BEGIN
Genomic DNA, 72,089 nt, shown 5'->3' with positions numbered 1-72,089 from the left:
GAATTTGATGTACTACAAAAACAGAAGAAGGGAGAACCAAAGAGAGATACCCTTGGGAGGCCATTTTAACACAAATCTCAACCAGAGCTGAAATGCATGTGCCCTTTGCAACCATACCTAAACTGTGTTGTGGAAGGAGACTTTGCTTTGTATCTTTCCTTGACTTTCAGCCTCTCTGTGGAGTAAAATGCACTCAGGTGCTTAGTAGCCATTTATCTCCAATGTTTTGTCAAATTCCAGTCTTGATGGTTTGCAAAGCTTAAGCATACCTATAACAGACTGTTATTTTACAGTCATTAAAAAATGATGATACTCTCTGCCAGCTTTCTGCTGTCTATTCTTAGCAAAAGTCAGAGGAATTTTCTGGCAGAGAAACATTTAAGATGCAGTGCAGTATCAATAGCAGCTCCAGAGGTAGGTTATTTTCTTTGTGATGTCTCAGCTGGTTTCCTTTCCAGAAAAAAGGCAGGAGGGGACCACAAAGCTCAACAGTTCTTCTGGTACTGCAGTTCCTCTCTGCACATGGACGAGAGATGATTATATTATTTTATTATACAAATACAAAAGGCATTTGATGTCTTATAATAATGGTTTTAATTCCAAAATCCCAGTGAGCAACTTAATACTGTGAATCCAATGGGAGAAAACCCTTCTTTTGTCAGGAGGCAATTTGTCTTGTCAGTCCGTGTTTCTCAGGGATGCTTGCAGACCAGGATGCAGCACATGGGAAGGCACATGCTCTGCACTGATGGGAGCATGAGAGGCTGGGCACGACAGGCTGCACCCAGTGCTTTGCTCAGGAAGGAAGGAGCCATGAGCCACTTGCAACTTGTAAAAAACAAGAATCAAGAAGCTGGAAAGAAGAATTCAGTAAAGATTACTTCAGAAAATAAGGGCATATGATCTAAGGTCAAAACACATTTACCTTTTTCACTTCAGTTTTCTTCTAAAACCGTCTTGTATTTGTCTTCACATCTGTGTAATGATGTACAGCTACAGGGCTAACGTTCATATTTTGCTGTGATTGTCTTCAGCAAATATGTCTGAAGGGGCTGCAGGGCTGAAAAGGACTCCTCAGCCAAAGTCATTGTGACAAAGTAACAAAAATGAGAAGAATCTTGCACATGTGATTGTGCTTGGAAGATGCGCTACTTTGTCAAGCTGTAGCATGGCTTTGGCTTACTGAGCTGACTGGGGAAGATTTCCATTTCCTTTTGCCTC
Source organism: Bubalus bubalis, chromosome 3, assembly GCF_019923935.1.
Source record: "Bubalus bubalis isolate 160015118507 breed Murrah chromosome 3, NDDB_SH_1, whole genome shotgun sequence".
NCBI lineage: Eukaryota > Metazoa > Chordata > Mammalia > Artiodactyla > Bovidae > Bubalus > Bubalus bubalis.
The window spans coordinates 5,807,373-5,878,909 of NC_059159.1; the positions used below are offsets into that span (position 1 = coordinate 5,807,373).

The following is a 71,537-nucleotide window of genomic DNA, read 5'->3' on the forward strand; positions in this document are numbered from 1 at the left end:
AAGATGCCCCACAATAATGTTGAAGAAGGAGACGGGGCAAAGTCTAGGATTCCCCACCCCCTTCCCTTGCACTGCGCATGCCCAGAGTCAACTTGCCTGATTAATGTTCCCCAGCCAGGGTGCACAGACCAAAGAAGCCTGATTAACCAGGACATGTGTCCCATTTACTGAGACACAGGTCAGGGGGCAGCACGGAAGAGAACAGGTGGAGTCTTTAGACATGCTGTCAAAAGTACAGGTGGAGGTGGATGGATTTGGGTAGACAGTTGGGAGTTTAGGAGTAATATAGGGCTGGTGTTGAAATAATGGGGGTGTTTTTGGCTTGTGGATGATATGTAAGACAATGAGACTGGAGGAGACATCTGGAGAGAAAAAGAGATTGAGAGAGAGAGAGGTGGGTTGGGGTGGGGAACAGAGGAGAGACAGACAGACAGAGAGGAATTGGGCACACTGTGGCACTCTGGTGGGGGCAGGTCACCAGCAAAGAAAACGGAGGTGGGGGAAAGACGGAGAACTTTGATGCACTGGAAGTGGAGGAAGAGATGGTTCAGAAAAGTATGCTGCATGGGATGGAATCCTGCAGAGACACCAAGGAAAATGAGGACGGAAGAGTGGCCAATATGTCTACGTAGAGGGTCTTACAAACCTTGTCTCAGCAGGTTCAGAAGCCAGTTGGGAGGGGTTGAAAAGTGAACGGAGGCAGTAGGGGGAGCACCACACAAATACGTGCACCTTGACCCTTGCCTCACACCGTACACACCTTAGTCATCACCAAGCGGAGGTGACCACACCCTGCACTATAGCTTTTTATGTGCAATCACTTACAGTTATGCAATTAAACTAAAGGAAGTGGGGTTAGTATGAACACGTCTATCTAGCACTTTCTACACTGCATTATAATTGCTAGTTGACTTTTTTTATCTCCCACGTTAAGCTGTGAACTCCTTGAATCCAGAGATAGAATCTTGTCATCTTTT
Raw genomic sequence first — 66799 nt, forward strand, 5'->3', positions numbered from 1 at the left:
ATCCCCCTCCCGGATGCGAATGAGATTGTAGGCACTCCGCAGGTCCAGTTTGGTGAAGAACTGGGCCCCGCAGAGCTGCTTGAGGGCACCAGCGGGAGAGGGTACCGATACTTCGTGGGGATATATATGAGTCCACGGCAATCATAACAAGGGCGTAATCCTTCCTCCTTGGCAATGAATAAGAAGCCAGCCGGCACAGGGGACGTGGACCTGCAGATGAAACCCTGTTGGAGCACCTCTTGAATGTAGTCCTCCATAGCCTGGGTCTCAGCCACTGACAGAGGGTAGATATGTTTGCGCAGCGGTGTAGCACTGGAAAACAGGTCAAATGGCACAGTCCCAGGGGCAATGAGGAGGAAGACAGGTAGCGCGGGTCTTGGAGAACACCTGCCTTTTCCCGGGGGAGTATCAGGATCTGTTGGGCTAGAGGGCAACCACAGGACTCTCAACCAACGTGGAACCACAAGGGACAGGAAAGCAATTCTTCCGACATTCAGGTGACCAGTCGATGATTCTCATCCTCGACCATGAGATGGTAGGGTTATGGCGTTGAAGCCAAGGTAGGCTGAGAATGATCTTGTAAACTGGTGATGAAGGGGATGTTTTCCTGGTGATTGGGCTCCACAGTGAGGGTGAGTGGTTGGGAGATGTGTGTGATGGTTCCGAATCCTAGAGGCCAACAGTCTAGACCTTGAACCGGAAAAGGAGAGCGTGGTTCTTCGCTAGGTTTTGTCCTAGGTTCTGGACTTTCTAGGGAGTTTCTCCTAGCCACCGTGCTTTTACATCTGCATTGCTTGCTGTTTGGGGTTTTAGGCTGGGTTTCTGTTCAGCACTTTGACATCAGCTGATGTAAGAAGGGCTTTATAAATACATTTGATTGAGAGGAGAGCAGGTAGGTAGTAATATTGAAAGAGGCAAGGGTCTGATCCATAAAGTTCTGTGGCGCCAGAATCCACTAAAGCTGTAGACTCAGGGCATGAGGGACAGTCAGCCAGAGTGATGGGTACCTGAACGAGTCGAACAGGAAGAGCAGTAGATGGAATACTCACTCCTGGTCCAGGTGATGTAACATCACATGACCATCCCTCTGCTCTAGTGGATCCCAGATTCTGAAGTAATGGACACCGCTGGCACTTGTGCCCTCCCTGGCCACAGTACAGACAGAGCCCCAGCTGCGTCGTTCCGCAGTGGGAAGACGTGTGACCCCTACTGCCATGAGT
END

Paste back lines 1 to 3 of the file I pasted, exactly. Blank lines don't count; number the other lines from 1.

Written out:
Genomic DNA, 72,089 nt, shown 5'->3' with positions numbered 1-72,089 from the left:
GAATTTGATGTACTACAAAAACAGAAGAAGGGAGAACCAAAGAGAGATACCCTTGGGAGGCCATTTTAACACAAATCTCAACCAGAGCTGAAATGCATGTGCCCTTTGCAACCATACCTAAACTGTGTTGTGGAAGGAGACTTTGCTTTGTATCTTTCCTTGACTTTCAGCCTCTCTGTGGAGTAAAATGCACTCAGGTGCTTAGTAGCCATTTATCTCCAATGTTTTGTCAAATTCCAGTCTTGATGGTTTGCAAAGCTTAAGCATACCTATAACAGACTGTTATTTTACAGTCATTAAAAAATGATGATACTCTCTGCCAGCTTTCTGCTGTCTATTCTTAGCAAAAGTCAGAGGAATTTTCTGGCAGAGAAACATTTAAGATGCAGTGCAGTATCAATAGCAGCTCCAGAGGTAGGTTATTTTCTTTGTGATGTCTCAGCTGGTTTCCTTTCCAGAAAAAAGGCAGGAGGGGACCACAAAGCTCAACAGTTCTTCTGGTACTGCAGTTCCTCTCTGCACATGGACGAGAGATGATTATATTATTTTATTATACAAATACAAAAGGCATTTGATGTCTTATAATAATGGTTTTAATTCCAAAATCCCAGTGAGCAACTTAATACTGTGAATCCAATGGGAGAAAACCCTTCTTTTGTCAGGAGGCAATTTGTCTTGTCAGTCCGTGTTTCTCAGGGATGCTTGCAGACCAGGATGCAGCACATGGGAAGGCACATGCTCTGCACTGATGGGAGCATGAGAGGCTGGGCACGACAGGCTGCACCCAGTGCTTTGCTCAGGAAGGAAGGAGCCATGAGCCACTTGCAACTTGTAAAAAACAAGAATCAAGAAGCTGGAAAGAAGAATTCAGTAAAGATTACTTCAGAAAATAAGGGCATATGATCTAAGGTCAAAACACATTTACCTTTTTCACTTCAGTTTTCTTCTAAAACCGTCTTGTATTTGTCTTCACATCTGTGTAATGATGTACAGCTACAGGGCTAACGTTCATATTTTGCTGTGATTGTCTTCAGCAAATATGTCTGAAGGGGCTGCAGGGCTGAAAAGGACTCCTCAGCCAAAGTCATTGTGACAAAGTAACAAAAATGAGAAGAATCTTGCACATGTGATTGTGCTTGGAAGATGCGCTACTTTGTCAAGCTGTAGCATGGCTTTGGCTTACTGAGCTGACTGGGGAAGATTTCCATTTCCTTTTGCCTC
Source organism: Bubalus bubalis, chromosome 3, assembly GCF_019923935.1.